Time for a cliche. Time for a visit to the Natural History Museum, to the dinosaur room. Look! There's the fossilised skeleton of Diplodocus. Huge, lumbering, slow, ponderous. What's that sign say? "Progressive rock musician. Believed to have roamed the surface of the earth in the late 20th century. This specimen has been dated to 1971."
If you ever feel the need to jump into the deep end of prog rock, you could do worse than start here. Focus was a Dutch band made up of some rather talented individuals with jazz and classical training: pretty much the starting point for all prog rock, as it happens. Before the genre became obsessed with classical scope, volume and scale (see Emerson Lake and Palmer), people were trying to cross-match rhythms and styles and see what they could cook up.
"Sylvia" is a triumph of good taste, utterly crammed with what later became cliches; gorgeous great washes of Hammond organ, jittery minor-chord riffs that sound like they could have been culled from later prog-pop epics like "Pinball Wizard", smooth guitar passages that rear up and shout "virtuoso" -- and this in the day before guitarists became stars in their own right -- neo-classical flourishes and vaguely insane operatic background vocals.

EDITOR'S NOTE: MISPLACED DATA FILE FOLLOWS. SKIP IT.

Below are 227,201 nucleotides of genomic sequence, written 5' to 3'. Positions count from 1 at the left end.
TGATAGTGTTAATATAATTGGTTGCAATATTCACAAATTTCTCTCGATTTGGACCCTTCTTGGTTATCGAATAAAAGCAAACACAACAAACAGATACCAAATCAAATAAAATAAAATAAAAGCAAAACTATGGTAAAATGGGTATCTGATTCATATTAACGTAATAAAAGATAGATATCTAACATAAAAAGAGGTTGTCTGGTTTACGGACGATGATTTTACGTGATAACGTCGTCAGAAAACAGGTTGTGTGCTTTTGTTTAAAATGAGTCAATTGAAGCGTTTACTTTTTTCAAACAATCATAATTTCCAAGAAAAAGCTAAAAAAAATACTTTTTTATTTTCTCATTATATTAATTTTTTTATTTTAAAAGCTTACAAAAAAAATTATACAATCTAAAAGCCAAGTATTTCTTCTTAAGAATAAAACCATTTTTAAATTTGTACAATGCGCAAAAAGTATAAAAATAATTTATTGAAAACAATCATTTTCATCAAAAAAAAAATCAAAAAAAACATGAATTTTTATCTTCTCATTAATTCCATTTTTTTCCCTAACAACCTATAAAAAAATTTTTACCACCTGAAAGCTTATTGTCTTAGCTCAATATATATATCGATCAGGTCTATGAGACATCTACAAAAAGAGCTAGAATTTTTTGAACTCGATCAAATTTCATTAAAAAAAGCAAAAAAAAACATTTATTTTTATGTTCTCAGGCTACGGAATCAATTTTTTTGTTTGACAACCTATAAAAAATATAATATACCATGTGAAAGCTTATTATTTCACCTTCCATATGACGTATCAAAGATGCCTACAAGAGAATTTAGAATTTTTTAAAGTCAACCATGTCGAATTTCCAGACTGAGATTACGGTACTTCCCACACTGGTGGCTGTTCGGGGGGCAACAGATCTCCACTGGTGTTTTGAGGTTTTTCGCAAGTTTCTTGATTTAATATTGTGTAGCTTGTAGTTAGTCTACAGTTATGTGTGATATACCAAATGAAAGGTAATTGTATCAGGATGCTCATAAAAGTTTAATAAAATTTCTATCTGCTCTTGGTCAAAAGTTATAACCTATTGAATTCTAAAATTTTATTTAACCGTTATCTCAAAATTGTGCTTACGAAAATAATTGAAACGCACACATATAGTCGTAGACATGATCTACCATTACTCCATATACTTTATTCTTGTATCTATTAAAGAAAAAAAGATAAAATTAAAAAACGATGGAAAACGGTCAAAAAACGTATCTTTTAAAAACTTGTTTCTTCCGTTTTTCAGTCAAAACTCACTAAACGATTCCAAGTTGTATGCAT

It's hard to dislike an innocent, involving and ambitious song like this, despite the self-indulgent bastard child it created. Be kind, be generous to this song, because it really did help to start a whole new sound.

"I'm Sorry"

Here's a lesson in how to make an apology. Doesn't matter what you may have done, who you did it to, why you did it, this song covers it all: "I didn't know when I hurt you/I didn't know when you cried/I didn't know when you screamed Lord/I didn't know when you stopped to cry/I didn't know when you called/I didn't know when you hurt/I didn't know sweet Mama/I didn't know I should." See? It's all there.